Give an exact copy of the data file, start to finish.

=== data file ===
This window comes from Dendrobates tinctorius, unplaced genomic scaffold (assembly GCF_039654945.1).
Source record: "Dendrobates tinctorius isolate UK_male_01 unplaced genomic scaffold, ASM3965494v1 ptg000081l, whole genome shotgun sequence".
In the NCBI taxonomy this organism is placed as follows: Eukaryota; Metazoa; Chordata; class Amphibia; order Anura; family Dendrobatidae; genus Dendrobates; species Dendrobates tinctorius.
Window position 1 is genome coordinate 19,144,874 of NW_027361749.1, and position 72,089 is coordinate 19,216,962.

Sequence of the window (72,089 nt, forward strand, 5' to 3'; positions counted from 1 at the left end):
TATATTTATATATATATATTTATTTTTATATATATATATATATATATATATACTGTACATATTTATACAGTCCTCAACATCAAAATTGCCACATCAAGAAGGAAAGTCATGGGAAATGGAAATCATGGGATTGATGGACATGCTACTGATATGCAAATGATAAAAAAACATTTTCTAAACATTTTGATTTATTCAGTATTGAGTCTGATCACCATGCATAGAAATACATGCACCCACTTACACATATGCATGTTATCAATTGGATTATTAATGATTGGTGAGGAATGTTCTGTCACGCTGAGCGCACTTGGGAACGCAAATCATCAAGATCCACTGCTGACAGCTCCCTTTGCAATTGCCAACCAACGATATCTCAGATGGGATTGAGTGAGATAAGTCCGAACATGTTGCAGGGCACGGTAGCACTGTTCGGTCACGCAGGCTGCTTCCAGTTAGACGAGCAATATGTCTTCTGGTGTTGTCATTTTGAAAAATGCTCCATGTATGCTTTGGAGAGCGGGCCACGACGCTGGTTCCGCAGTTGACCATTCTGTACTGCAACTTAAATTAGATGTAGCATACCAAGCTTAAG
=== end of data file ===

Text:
This window comes from Dendrobates tinctorius, unplaced genomic scaffold (assembly GCF_039654945.1).
Source record: "Dendrobates tinctorius isolate UK_male_01 unplaced genomic scaffold, ASM3965494v1 ptg000081l, whole genome shotgun sequence".
In the NCBI taxonomy this organism is placed as follows: Eukaryota; Metazoa; Chordata; class Amphibia; order Anura; family Dendrobatidae; genus Dendrobates; species Dendrobates tinctorius.
Window position 1 is genome coordinate 19,144,874 of NW_027361749.1, and position 72,089 is coordinate 19,216,962.

Sequence of the window (72,089 nt, forward strand, 5' to 3'; positions counted from 1 at the left end):
TATATTTATATATATATATTTATTTTTATATATATATATATATATATATATACTGTACATATTTATACAGTCCTCAACATCAAAATTGCCACATCAAGAAGGAAAGTCATGGGAAATGGAAATCATGGGATTGATGGACATGCTACTGATATGCAAATGATAAAAAAACATTTTCTAAACATTTTGATTTATTCAGTATTGAGTCTGATCACCATGCATAGAAATACATGCACCCACTTACACATATGCATGTTATCAATTGGATTATTAATGATTGGTGAGGAATGTTCTGTCACGCTGAGCGCACTTGGGAACGCAAATCATCAAGATCCACTGCTGACAGCTCCCTTTGCAATTGCCAACCAACGATATCTCAGATGGGATTGAGTGAGATAAGTCCGAACATGTTGCAGGGCACGGTAGCACTGTTCGGTCACGCAGGCTGCTTCCAGTTAGACGAGCAATATGTCTTCTGGTGTTGTCATTTTGAAAAATGCTCCATGTATGCTTTGGAGAGCGGGCCACGACGCTGGTTCCGCAGTTGACCATTCTGTACTGCAACTTAAATTAGATGTAGCATACCAAGCTTAAG